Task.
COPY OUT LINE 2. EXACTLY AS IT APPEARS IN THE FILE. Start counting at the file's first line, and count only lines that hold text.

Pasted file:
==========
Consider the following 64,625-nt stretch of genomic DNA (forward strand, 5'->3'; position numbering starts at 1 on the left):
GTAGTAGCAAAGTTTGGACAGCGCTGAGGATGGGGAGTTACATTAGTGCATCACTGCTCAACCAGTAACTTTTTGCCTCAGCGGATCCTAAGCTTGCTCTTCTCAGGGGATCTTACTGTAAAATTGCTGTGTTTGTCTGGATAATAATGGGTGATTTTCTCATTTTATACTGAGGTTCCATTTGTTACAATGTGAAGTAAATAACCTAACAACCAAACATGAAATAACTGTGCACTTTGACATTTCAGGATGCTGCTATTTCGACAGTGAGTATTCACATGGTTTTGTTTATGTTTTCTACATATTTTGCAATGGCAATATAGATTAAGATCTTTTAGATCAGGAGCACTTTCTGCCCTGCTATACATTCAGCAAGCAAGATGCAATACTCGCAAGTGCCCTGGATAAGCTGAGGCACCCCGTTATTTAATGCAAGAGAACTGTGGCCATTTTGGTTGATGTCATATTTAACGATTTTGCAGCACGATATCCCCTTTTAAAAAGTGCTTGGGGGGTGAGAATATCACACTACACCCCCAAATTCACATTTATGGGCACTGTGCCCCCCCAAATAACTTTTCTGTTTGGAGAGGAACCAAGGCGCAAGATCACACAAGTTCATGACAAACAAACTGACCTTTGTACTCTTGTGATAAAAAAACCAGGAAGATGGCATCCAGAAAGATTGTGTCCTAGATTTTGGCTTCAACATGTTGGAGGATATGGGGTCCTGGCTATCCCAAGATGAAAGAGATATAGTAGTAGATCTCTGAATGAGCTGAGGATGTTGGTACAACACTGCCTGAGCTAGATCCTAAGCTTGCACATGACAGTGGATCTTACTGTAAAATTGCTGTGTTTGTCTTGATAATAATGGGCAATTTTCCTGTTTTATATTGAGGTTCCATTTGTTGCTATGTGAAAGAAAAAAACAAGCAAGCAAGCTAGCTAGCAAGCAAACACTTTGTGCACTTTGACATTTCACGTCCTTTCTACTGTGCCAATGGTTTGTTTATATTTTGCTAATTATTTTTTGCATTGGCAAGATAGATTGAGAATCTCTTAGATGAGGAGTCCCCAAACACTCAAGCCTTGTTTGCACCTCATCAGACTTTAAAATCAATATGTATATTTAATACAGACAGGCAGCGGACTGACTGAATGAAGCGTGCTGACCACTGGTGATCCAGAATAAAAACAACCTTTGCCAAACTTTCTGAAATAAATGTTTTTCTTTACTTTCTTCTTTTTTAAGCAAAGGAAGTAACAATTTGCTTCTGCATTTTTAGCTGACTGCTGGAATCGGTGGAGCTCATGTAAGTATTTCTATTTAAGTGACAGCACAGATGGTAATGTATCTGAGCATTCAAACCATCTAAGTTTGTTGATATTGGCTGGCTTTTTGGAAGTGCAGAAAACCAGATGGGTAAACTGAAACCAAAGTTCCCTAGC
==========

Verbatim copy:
GTAGTAGCAAAGTTTGGACAGCGCTGAGGATGGGGAGTTACATTAGTGCATCACTGCTCAACCAGTAACTTTTTGCCTCAGCGGATCCTAAGCTTGCTCTTCTCAGGGGATCTTACTGTAAAATTGCTGTGTTTGTCTGGATAATAATGGGTGATTTTCTCATTTTATACTGAGGTTCCATTTGTTACAATGTGAAGTAAATAACCTAACAACCAAACATGAAATAACTGTGCACTTTGACATTTCAGGATGCTGCTATTTCGACAGTGAGTATTCACATGGTTTTGTTTATGTTTTCTACATATTTTGCAATGGCAATATAGATTAAGATCTTTTAGATCAGGAGCACTTTCTGCCCTGCTATACATTCAGCAAGCAAGATGCAATACTCGCAAGTGCCCTGGATAAGCTGAGGCACCCCGTTATTTAATGCAAGAGAACTGTGGCCATTTTGGTTGATGTCATATTTAACGATTTTGCAGCACGATATCCCCTTTTAAAAAGTGCTTGGGGGGTGAGAATATCACACTACACCCCCAAATTCACATTTATGGGCACTGTGCCCCCCCAAATAACTTTTCTGTTTGGAGAGGAACCAAGGCGCAAGATCACACAAGTTCATGACAAACAAACTGACCTTTGTACTCTTGTGATAAAAAAACCAGGAAGATGGCATCCAGAAAGATTGTGTCCTAGATTTTGGCTTCAACATGTTGGAGGATATGGGGTCCTGGCTATCCCAAGATGAAAGAGATATAGTAGTAGATCTCTGAATGAGCTGAGGATGTTGGTACAACACTGCCTGAGCTAGATCCTAAGCTTGCACATGACAGTGGATCTTACTGTAAAATTGCTGTGTTTGTCTTGATAATAATGGGCAATTTTCCTGTTTTATATTGAGGTTCCATTTGTTGCTATGTGAAAGAAAAAAACAAGCAAGCAAGCTAGCTAGCAAGCAAACACTTTGTGCACTTTGACATTTCACGTCCTTTCTACTGTGCCAATGGTTTGTTTATATTTTGCTAATTATTTTTTGCATTGGCAAGATAGATTGAGAATCTCTTAGATGAGGAGTCCCCAAACACTCAAGCCTTGTTTGCACCTCATCAGACTTTAAAATCAATATGTATATTTAATACAGACAGGCAGCGGACTGACTGAATGAAGCGTGCTGACCACTGGTGATCCAGAATAAAAACAACCTTTGCCAAACTTTCTGAAATAAATGTTTTTCTTTACTTTCTTCTTTTTTAAGCAAAGGAAGTAACAATTTGCTTCTGCATTTTTAGCTGACTGCTGGAATCGGTGGAGCTCATGTAAGTATTTCTATTTAAGTGACAGCACAGATGGTAATGTATCTGAGCATTCAAACCATCTAAGTTTGTTGATATTGGCTGGCTTTTTGGAAGTGCAGAAAACCAGATGGGTAAACTGAAACCAAAGTTCCCTAGC